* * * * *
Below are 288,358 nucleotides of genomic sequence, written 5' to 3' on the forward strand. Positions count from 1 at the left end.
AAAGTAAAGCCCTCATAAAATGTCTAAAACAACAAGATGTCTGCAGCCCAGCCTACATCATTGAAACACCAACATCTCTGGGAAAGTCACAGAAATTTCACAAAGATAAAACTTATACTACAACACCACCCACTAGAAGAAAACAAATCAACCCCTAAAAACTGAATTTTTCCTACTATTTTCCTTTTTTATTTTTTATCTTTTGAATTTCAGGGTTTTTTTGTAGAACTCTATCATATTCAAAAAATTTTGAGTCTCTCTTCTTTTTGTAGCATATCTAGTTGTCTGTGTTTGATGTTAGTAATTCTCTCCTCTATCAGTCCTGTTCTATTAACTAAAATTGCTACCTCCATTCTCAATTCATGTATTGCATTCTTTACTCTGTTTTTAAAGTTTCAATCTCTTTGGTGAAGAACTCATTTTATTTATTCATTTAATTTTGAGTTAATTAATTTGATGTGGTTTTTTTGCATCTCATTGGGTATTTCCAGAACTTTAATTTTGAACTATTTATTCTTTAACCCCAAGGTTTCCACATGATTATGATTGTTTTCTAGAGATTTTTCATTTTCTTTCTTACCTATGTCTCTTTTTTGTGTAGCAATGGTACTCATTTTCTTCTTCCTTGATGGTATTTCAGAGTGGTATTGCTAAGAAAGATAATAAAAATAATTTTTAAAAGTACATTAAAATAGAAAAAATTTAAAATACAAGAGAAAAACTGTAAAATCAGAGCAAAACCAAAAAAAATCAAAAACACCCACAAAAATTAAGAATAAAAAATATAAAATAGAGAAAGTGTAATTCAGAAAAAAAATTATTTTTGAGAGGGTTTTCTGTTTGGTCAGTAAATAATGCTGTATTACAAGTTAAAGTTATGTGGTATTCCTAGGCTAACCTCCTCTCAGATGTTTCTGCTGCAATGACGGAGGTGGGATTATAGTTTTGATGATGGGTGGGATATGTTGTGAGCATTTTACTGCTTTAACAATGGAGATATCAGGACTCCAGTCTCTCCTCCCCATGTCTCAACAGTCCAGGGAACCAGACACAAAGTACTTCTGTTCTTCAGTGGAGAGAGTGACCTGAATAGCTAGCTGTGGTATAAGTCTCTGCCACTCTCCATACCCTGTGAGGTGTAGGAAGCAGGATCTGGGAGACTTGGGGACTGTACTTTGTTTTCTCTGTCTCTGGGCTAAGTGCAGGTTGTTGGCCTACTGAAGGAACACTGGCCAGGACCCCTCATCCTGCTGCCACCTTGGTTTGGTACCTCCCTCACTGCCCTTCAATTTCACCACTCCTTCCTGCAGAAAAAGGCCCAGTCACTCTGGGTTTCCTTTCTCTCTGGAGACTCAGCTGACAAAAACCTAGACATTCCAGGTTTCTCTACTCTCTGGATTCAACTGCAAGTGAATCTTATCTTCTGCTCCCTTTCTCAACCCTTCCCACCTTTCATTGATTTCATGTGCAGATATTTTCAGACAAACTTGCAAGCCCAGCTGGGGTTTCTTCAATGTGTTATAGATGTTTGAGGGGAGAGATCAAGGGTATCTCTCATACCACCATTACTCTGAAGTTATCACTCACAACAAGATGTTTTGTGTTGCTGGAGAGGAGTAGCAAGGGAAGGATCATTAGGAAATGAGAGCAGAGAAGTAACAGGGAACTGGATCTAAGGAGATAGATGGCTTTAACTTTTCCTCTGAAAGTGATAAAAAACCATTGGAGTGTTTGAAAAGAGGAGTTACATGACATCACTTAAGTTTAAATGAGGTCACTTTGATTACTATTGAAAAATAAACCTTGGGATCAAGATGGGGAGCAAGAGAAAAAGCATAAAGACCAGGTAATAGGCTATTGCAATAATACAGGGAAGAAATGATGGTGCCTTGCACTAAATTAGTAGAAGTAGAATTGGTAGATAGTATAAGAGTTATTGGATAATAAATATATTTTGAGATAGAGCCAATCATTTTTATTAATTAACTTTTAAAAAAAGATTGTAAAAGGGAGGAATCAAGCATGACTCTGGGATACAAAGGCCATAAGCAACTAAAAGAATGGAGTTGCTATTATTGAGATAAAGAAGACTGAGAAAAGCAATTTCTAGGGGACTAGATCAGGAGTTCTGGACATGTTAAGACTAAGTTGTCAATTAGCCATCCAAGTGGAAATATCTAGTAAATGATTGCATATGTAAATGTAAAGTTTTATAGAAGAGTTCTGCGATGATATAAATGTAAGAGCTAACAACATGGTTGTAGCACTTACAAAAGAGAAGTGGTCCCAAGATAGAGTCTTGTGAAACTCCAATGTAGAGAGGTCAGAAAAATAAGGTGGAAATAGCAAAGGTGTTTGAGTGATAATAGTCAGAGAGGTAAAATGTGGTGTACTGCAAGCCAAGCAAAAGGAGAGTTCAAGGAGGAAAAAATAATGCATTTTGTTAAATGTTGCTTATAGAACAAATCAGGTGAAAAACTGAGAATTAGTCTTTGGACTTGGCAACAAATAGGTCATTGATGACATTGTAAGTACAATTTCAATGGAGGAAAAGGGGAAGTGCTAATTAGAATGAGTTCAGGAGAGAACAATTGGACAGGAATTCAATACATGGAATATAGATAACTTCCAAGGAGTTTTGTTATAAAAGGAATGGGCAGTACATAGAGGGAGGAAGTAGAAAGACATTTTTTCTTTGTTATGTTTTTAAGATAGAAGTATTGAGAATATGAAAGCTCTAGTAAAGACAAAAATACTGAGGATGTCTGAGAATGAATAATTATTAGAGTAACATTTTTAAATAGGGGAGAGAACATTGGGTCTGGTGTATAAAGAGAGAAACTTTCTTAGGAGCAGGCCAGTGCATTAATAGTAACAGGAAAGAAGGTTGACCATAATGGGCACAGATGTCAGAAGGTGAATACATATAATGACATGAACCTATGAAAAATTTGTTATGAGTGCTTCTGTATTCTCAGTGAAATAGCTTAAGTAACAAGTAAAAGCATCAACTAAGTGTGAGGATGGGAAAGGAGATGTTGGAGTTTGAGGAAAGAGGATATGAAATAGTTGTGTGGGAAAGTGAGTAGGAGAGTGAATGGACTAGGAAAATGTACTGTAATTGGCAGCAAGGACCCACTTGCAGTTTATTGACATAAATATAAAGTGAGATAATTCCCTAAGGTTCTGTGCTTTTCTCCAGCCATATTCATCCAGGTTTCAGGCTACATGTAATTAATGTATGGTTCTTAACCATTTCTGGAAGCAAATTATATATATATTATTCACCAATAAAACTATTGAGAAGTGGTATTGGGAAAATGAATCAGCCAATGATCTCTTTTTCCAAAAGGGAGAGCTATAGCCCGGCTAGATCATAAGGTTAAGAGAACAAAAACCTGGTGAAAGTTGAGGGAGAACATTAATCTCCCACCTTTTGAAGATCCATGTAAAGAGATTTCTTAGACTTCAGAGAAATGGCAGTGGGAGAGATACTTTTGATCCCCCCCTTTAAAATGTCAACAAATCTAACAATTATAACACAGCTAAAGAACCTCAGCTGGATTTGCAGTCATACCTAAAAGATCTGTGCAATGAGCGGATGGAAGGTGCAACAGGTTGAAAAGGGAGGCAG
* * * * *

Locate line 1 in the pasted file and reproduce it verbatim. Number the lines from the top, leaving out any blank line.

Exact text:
Below are 288,358 nucleotides of genomic sequence, written 5' to 3' on the forward strand. Positions count from 1 at the left end.